Posts Tagged ‘Afghanistan’

Incessant Opportunities: a war blog by Cy Kofant

Thursday, October 28th, 2010

October 31, 2011

Bagram Air Force Base, Afghanistan- Today General Robert W. Smith held his first press conference since being tapped as the chief American commander (C-TRAGICOM) in Afghanistan three days ago, after the abrupt departure of General David Petraeus. The behind-the-scenes luminary – the two-star commander of Fort Distant, Wyoming – showed the charisma that made him a natural pick for the top job when he answered tough, even carping questions from the reporters flown from Kabul to the press conference. The affable general – an impressive 7’ 2” tall –won most of his audience over by the conclusion of the q&a.

While it is now nearly six months since I have taken one of my helicopter tours of the Afghan battlespace with a top general – readers may recall my blog entry from June, when my trip was cancelled due to our handing over Kandahar Air Force Base to the Taliban –I have heard from acquaintances who have traveled around Afghanistan without our military that there are still areas – notably the city centers in Mazar-i-Sharif and Herat – which remain safe from Taliban incursions. I have never actually been to any location in Afghanistan by myself, but my military sources corroborate these accounts.

Having known Bob since I wrote an 18000-word profile of the then-colonel in 2003, I believe no reasonable person could doubt his qualifications for the mission. I flew with Bob from Fort Distant as he prepared to take up his new job and can report that he only ate once, and used the bathroom facilities not at all, during the 36 hours we spent in the air.

Here are some nuggets from Bob’s press conference that I think readers will particularly enjoy.

Question: “There are now 276,000 American troops in Afghanistan yet almost none of the country remains secure. Can you please explain how you will use your vastly expanded manpower to achieve the results that your predecessor, General Petraeus, was unable to?

Answer: “We’ve just now got the inputs right in Afghanistan. Our new strategy, which we are unveiling today, is called, “A soldier in every home” – that’s “Askar dar har khana” in Dari – and we envision being able to place one American serviceman or woman in every Afghan home – that is approximately 2.5 million homes, because as you know Afghans live in large extended families – on a rotating basis over the coming year.

This will place security where it is needed. And as an additional benefit, our servicemen and women will get invaluable local language training at no cost whatsoever to American taxpayers. They will be fed by their Afghan hosts, again lowering our costs, and providing a gradual acclimatization to the wholesome Afghan diet and its numerous microorganisms.

Question: “Can you comment on the recent allegations in the American press that some family members of President Karzai recently bought the entire city of Geneva, Switzerland, with money stolen from the American people?”

Answer: “President Karzai – who I met with for the first time today, at his Presidential bunker at Bagram Air Force Base – understands very well that if he is to be an effective president for life – as the recent amendment he was able to get past the Afghan Parliament mandates – he has to show progress on corruption very soon. President Karzai shows every sign of understanding this and I am confident that we can work together effectively, especially since the unfortunate disappearance of Ambassador Eikenberry.”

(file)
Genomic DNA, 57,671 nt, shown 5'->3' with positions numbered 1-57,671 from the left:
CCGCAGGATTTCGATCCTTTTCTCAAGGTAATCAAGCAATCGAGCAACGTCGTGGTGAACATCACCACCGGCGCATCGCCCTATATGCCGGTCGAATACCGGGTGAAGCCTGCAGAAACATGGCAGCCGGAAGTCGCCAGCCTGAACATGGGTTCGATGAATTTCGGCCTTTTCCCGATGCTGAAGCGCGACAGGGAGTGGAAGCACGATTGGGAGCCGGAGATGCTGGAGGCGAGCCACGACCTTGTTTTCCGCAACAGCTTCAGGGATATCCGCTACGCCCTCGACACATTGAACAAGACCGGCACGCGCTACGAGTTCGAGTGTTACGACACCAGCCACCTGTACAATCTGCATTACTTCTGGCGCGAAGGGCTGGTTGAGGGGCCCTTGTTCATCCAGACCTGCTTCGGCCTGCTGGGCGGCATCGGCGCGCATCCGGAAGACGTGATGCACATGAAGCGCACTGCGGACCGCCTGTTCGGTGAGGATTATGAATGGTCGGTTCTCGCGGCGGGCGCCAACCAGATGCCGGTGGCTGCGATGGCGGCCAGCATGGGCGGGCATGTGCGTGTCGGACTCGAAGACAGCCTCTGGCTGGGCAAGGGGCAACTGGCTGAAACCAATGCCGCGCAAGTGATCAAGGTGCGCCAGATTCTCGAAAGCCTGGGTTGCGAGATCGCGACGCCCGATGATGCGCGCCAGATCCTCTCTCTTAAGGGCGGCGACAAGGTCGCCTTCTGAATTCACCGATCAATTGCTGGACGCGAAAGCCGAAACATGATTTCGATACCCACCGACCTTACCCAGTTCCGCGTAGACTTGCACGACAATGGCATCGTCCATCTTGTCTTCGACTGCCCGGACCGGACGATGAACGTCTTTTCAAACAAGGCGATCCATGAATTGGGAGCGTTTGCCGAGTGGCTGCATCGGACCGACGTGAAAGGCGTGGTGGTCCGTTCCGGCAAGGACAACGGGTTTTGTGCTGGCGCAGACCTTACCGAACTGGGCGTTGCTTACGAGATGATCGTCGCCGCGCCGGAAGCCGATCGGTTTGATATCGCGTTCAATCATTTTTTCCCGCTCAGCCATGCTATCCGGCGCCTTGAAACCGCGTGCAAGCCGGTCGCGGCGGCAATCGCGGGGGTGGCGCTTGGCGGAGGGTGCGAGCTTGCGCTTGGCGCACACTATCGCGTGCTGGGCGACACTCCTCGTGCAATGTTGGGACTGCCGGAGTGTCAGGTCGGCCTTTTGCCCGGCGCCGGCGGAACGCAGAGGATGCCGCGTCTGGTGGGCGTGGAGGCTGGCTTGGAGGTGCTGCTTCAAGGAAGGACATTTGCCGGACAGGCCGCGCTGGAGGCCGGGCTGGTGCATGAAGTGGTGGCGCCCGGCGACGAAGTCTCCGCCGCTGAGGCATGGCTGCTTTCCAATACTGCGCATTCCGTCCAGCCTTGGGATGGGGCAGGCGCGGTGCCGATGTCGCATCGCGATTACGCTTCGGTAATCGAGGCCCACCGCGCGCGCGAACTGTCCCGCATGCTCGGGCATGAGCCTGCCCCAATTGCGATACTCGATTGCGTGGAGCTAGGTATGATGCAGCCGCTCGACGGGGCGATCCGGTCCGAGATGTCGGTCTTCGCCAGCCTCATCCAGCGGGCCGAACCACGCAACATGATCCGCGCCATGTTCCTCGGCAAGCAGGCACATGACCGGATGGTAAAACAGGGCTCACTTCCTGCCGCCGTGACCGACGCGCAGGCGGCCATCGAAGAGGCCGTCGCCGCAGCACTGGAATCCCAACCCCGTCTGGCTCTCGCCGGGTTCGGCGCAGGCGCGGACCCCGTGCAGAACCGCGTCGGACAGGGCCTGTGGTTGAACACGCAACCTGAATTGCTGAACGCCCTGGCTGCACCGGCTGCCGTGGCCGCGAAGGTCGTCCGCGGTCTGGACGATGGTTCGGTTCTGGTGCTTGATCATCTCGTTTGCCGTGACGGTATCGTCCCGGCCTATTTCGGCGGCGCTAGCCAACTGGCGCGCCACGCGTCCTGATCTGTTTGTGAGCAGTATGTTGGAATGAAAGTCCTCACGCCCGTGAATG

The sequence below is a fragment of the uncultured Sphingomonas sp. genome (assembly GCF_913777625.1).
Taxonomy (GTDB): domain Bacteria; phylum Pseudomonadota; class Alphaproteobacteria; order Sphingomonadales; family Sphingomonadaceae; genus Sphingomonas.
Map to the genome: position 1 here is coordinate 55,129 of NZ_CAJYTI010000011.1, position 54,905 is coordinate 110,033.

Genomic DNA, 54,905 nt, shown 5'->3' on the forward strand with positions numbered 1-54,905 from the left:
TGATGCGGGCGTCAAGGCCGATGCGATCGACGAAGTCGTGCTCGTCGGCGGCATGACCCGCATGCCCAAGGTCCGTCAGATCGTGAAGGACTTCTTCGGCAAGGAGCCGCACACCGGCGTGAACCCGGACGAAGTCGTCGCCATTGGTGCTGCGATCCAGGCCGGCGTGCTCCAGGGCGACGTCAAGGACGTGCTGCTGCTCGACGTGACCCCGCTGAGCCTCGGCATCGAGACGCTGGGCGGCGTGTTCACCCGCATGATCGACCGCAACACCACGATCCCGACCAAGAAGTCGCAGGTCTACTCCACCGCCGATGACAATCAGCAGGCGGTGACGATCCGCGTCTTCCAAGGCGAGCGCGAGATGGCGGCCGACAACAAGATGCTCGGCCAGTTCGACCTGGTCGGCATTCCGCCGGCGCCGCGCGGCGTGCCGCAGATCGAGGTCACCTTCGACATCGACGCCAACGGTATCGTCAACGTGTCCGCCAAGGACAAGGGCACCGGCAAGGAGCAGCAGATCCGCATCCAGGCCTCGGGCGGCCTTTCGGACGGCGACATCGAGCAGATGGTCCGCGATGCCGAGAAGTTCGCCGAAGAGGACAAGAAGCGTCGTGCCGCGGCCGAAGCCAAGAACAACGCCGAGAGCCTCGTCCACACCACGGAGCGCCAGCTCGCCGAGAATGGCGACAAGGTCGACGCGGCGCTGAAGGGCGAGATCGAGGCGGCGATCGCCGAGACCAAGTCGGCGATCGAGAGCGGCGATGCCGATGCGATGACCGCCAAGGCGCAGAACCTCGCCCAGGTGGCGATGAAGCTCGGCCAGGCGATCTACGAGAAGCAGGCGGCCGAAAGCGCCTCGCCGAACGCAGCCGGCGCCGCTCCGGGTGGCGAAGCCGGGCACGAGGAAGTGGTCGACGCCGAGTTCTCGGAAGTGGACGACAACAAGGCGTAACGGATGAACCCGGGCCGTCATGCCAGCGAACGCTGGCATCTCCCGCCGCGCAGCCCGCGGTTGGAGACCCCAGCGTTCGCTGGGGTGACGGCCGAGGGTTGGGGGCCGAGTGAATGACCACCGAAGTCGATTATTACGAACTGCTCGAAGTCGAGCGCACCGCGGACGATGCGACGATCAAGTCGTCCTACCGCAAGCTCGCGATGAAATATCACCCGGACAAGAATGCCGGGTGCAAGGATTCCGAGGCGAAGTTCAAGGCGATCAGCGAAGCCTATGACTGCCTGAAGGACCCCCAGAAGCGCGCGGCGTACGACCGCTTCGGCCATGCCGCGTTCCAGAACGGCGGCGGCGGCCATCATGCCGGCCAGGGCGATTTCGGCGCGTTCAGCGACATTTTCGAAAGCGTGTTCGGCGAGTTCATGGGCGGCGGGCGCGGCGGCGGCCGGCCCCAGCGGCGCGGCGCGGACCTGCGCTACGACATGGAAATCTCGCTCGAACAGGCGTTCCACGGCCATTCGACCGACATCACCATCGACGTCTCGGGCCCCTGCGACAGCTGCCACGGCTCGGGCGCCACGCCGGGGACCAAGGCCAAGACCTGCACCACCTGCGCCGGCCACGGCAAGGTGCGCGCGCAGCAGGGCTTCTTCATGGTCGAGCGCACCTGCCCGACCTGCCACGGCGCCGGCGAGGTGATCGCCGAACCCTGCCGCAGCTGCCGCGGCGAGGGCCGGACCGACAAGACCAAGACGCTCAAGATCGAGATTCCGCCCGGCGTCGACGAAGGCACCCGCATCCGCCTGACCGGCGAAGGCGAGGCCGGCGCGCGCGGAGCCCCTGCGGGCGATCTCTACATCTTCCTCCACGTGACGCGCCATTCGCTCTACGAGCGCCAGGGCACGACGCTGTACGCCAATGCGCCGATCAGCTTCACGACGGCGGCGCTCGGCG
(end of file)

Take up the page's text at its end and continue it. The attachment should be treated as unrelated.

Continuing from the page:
Question: “There are rumors that Ambassador Eikenberry is actually in captivity in the hands of some members of President Karzai’s family –

Answer: “I think you said it yourself, sir: rumors. What we know for a fact is that the Ambassador, who was extremely frank in his evaluations of our Afghan partner family, the Karzais, wrote a cable, a very frank cable, on the 1st of July, shortly after the KAF handover. He has not been seen since then. But you can infer from the fact that he has not been replaced that we still hold out hopes for his safe return.”

Question: “As you know, the Army flew us reporters up to Bagram for this conference. As recently as fall of 2010 it was safe to travel in a civilian car to Bagram, but since the fall of Kandahar –

Answer: “If I may make a correction there, reporter – acting in concert with our Afghan partner family, we decided to take an opportunity presented to us by the Taliban to take over the very costly operations at Kandahar Air Force base or KAF as it was known. This was one of the more controversial moves undertaken by my predecessor, even though as you are aware, contrary to the initial reports, no aircraft were included in this transition. “

Question: “Would you care to comment on the attrition figures for the Afghan National Police?”

Answer: “Well, General Halting, who is in charge of the training command–– General Halting has told me that his team has developed a new model for force generation for the Afghan National Police. The newest estimate is, that if we run 1,743,000 Afghan males between the ages of 18 and 36 through our six-week training program, we will end up with about 1250 men who are still with the police six months later due to the attrition.